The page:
Arsenal’s midfield is the subject of intense scrutiny, but for Mikel Arteta, he cast a massive vote in Joe Willock’s favor against Watford.
Prior to the announcement of the starting XI’s against Watford, I put a lot of weight in how Mikel Arteta was going to line up Arsenal for the final Premier League match. It felt like a chance to line up the way he really wanted to line up, or the way he’d want to line up moving forward.
Somewhat surprisingly (but maybe not really), Arteta ditched the 3-4-3 altogether in favor of a three-man midfield set that made way for Joe Willock. That was the major change. Everything else he deployed here could have been done in a 3-4-3. He could have started Holding and Luiz, Maitland-Niles and Tierney, the front three he did—could have done it all in the 3-4-3.
But Joe Willock he couldn’t have. Which means that Arteta went out of his way to ensure that Willock got himself a start in the final Premier League match of the season.
That’s more than nothing. It’s a lot more. Without even having watched the match yet (it’s 15 minutes to game time as of writing), I know all I need to know what Arteta is a huge proponent of Willock and his future at the club.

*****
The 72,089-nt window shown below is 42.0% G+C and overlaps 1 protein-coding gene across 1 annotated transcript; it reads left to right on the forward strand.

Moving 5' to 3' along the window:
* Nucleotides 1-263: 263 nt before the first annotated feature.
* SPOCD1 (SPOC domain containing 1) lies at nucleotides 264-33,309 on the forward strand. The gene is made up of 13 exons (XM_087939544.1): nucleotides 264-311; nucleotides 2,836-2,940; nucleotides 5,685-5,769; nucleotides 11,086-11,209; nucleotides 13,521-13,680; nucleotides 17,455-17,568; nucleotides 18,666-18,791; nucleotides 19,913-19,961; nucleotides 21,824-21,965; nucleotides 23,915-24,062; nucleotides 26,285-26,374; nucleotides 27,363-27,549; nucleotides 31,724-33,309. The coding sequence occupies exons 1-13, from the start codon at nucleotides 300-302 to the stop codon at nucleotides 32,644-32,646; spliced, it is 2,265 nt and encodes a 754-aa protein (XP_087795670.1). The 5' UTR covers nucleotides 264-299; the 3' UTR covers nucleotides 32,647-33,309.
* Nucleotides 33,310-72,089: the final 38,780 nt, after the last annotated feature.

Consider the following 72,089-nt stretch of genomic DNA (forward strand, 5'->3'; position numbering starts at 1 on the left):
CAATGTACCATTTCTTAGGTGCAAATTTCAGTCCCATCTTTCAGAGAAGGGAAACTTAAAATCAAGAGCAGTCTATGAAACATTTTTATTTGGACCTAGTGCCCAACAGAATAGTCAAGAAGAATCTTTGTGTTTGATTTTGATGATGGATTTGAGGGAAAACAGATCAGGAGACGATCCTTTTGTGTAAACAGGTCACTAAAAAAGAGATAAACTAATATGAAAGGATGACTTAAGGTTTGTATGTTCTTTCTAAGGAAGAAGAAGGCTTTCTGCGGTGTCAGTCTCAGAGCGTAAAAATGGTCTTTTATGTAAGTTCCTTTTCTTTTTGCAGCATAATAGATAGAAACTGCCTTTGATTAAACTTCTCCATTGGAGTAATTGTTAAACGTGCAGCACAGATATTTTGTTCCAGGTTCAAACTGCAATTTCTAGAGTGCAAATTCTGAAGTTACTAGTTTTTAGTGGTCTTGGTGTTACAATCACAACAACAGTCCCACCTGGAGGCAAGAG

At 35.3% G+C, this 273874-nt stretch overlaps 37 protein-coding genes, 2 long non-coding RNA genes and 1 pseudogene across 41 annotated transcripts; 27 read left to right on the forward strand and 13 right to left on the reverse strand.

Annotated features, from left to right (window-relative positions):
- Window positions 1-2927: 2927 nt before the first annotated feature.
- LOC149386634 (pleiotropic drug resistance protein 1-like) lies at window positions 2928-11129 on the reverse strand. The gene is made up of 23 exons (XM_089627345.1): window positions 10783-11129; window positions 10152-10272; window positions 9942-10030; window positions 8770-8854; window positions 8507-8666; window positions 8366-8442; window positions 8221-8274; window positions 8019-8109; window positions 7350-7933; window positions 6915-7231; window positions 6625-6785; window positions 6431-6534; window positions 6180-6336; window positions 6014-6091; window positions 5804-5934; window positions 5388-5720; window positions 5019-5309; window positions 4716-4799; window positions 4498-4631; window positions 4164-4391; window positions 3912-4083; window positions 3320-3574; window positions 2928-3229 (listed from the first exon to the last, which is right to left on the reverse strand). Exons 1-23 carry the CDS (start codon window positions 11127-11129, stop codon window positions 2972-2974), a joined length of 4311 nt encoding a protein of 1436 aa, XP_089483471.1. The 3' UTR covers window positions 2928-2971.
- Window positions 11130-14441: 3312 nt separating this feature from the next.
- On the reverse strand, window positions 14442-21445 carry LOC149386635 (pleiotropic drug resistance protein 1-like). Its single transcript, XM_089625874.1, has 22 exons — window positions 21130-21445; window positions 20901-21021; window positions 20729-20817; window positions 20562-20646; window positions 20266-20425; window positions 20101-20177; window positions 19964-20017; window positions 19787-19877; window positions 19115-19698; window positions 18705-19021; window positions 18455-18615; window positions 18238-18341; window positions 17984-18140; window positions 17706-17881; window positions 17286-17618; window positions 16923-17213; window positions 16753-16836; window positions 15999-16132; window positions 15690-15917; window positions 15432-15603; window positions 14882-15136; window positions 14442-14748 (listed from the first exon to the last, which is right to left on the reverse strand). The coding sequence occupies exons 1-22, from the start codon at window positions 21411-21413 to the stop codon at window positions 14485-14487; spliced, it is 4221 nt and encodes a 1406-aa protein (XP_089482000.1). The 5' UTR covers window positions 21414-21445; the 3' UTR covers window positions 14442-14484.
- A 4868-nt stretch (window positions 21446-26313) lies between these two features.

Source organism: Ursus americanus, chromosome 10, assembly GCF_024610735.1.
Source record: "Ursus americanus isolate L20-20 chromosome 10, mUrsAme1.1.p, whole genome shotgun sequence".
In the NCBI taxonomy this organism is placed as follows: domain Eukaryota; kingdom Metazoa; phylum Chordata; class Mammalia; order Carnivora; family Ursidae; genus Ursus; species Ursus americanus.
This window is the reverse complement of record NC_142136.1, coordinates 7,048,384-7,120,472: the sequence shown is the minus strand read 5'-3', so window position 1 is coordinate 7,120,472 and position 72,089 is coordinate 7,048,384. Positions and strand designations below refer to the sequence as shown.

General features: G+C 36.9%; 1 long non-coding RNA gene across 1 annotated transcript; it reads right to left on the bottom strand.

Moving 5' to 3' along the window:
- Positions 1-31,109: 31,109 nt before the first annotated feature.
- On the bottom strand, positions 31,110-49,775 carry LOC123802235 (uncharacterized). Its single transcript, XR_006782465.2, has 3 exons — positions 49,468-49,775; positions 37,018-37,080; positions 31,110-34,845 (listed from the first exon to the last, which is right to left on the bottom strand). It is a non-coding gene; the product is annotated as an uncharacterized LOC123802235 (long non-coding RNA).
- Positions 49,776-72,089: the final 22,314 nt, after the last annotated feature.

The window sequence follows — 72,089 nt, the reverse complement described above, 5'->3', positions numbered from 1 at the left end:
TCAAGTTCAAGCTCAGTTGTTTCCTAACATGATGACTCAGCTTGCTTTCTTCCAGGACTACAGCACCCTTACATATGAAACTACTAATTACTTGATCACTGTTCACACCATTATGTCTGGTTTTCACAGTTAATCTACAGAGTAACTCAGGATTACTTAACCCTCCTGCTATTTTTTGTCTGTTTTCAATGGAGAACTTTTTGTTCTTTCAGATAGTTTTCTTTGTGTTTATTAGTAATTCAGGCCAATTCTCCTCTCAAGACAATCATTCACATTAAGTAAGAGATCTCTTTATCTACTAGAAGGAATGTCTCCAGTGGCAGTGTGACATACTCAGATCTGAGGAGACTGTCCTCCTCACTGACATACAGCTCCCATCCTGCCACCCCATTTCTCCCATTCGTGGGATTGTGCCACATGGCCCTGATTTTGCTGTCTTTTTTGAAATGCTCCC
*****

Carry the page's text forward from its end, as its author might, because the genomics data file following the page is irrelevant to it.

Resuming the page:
Now, Arteta has used Willock as a No. 10 and in a three-man midfield set before, but there was no indication that he was in any hurry to get back to that place. All signs pointed to us riding out the season with a 3-4-3 and Willock serving as a sort of super-sub.
How much things can change, and how quickly.
Of course, it could also be interpreted as a “last chance” for Willock, or an opportunity to feel this formation out before the FA Cup Final at the weekend. But neither of those seems likely.
Arteta has been high on Willock for a while, just not high enough to go out of his way to force him into a starting XI like he did here. And even though we didn’t have anything to play for other than the joy of relegating Watford, it’s still a massive endorsement of what the future holds for young Willock.
It’s also a big step towards figuring out what the Gunners need to sign this summer, which starts tomorrow. Can Willock be a solution to the problem after all?